Everything you need to know about the emerald ash borer (EAB)

November 27, 2014

Emerald ash borers are destroying the lungs of our cities.How can we halt them? By knowing the enemy. Here's everything you need to know about the emerald ash borer.
The emerald ash borer

The emerald ash borer is a metallic green beetle measuring less than 1.5 cm. The beetle is native to eastern Asia and was first discovered in Canada in 2002, likely after hitching a ride on wooden freight containers. Their presence isn’t a problem on their home continent, as trees there have natural defenses against this insect. The emerald ash beetle only attacks ash trees, hence its name.

Ash trees

Ash trees are a temperate forest tree frequently planted in cities because of its unique ability to adapt to urban environments. For example, in Montreal, one out of every five trees is an ash tree. The wood of the ash tree is often used to construct the likes of flooring, furniture and tools.

Damage caused by emerald ash borers (EAB)

Since the emerald ash borer has very few predators and reproduces quickly, they are spreading like wildfire across North America. Unfortunately, our ash trees are not naturally protected against this pest. Since its emergence in the United States and Canada, millions of trees have died or have been chopped down as a result.

How does the emerald ash borer attack the tree?

Larvae are the main cause of tree deterioration: they burrow and destroy layers under the bark responsible for transporting nutrients and water to the top of the tree.

In other words, the borer larvae destroy the blood vessels of the ash tree. If the problem isn’t treated, unfortunately the tree will die within one to five years.

Signs that a tree is infested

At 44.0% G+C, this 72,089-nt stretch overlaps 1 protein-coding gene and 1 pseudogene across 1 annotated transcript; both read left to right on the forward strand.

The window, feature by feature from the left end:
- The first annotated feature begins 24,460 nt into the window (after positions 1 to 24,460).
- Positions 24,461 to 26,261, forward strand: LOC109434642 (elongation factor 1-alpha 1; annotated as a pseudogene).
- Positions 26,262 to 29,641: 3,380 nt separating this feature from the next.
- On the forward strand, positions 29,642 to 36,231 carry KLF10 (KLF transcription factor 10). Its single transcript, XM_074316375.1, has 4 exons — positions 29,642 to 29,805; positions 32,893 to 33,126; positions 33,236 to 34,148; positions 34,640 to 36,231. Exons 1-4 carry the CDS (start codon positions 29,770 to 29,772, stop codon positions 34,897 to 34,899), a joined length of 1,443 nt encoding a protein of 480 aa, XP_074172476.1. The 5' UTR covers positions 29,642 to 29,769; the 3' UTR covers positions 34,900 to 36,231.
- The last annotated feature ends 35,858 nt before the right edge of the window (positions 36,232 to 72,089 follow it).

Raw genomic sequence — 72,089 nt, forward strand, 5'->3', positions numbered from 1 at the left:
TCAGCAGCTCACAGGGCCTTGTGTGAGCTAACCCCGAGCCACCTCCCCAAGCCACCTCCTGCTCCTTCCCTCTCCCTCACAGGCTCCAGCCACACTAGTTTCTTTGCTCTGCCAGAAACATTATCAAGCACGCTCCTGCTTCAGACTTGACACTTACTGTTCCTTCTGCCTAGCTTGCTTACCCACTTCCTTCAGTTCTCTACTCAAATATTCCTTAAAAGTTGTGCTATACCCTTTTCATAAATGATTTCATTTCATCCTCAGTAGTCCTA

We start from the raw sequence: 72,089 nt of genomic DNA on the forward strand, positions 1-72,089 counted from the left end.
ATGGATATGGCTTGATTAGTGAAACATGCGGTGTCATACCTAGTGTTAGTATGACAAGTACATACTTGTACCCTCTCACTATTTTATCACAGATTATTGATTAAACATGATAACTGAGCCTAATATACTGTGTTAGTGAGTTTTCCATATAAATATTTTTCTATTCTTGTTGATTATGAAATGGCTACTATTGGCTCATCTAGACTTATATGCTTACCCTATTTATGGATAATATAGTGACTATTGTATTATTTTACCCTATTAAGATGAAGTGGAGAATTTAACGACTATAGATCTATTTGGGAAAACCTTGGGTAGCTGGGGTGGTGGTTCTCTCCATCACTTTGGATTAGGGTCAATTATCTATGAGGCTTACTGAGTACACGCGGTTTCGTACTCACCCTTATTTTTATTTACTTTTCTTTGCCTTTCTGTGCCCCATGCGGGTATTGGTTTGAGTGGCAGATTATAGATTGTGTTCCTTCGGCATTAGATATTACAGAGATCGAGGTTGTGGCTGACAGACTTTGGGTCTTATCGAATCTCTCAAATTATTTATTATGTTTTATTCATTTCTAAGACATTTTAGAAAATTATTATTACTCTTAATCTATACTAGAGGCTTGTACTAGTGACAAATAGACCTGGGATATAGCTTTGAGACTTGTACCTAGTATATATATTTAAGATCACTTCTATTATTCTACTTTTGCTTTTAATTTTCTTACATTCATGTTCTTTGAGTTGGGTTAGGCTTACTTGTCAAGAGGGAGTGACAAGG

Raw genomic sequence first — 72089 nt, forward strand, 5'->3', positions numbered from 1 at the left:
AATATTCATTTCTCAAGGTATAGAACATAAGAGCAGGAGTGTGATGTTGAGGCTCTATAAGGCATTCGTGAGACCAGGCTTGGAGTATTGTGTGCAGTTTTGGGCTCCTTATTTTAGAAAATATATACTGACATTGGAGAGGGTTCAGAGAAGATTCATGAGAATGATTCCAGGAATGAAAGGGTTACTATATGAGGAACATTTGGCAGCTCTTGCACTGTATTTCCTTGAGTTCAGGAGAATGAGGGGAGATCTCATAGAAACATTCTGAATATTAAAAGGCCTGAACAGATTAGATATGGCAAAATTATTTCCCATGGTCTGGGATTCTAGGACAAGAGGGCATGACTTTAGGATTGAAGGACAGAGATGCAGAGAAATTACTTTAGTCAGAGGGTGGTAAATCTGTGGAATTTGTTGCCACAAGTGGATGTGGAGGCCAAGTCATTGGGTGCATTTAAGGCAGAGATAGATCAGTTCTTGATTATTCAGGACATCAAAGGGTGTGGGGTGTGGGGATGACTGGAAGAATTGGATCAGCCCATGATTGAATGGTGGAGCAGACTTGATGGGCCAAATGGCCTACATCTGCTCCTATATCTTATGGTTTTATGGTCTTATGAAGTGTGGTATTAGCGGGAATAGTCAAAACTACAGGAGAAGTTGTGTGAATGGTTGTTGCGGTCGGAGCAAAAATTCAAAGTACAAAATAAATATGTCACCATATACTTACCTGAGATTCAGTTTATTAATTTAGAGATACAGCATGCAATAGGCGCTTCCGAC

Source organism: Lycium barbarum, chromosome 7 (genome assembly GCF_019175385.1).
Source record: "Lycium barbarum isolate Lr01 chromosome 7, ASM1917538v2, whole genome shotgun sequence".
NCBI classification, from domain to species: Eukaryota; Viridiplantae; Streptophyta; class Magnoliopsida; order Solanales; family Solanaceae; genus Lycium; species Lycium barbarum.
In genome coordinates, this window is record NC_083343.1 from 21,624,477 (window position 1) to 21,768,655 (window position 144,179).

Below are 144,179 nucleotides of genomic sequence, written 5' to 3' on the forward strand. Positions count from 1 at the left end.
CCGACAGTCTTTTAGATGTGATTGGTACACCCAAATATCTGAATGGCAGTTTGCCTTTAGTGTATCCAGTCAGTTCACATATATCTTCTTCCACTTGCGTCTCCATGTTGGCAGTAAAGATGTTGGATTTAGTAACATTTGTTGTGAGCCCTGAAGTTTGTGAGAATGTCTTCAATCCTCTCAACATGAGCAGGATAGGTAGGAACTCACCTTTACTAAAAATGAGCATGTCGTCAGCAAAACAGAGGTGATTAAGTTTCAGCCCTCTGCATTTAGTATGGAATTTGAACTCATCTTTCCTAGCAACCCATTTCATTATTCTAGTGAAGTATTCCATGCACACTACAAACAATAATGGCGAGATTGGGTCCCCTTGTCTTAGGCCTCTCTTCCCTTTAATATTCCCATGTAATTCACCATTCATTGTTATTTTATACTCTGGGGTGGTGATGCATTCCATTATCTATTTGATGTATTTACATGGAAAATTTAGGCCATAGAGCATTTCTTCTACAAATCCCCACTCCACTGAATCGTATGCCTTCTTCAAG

• The top of the tree is bare
  • The base of the trunk is covered with young shoots—this is because the ash tree is trying to find other ways to feed and oxygenate itself
  • The bark comes off easily and furrows are visible under the surface
  • Woodpeckers are more present
  • The bark is cracked
  • Holes in the shape of a “D" are visible on the bark, indicating that emerald ash borer adults have emerged from the tree
  • The leaves of the tree have been damaged


Identifying an infested ash tree on your property is the first step to dealing with these invaders. Once identified, an arborist will take action by:

  • Testing to confirm the presence of the emerald ash borer
  • Laying traps
  • Injecting the tree with a bio-pesticide which, although harmless to humans and the environment, is very effective against the emerald ash borer
  • Chopping down and disposing of dead or unsalvageable trees

Deterioration happens so quickly that only swift action can save an ash tree. The Canadian government has banned the transport of ash wood and all kinds of firewood between different regions. Affected municipalities now have programs in place to fight against the emerald ash borer, going so far as to even setting up a municipal hotline that concerned residents can call.

Everything you need to know about the emerald ash borer (EAB)
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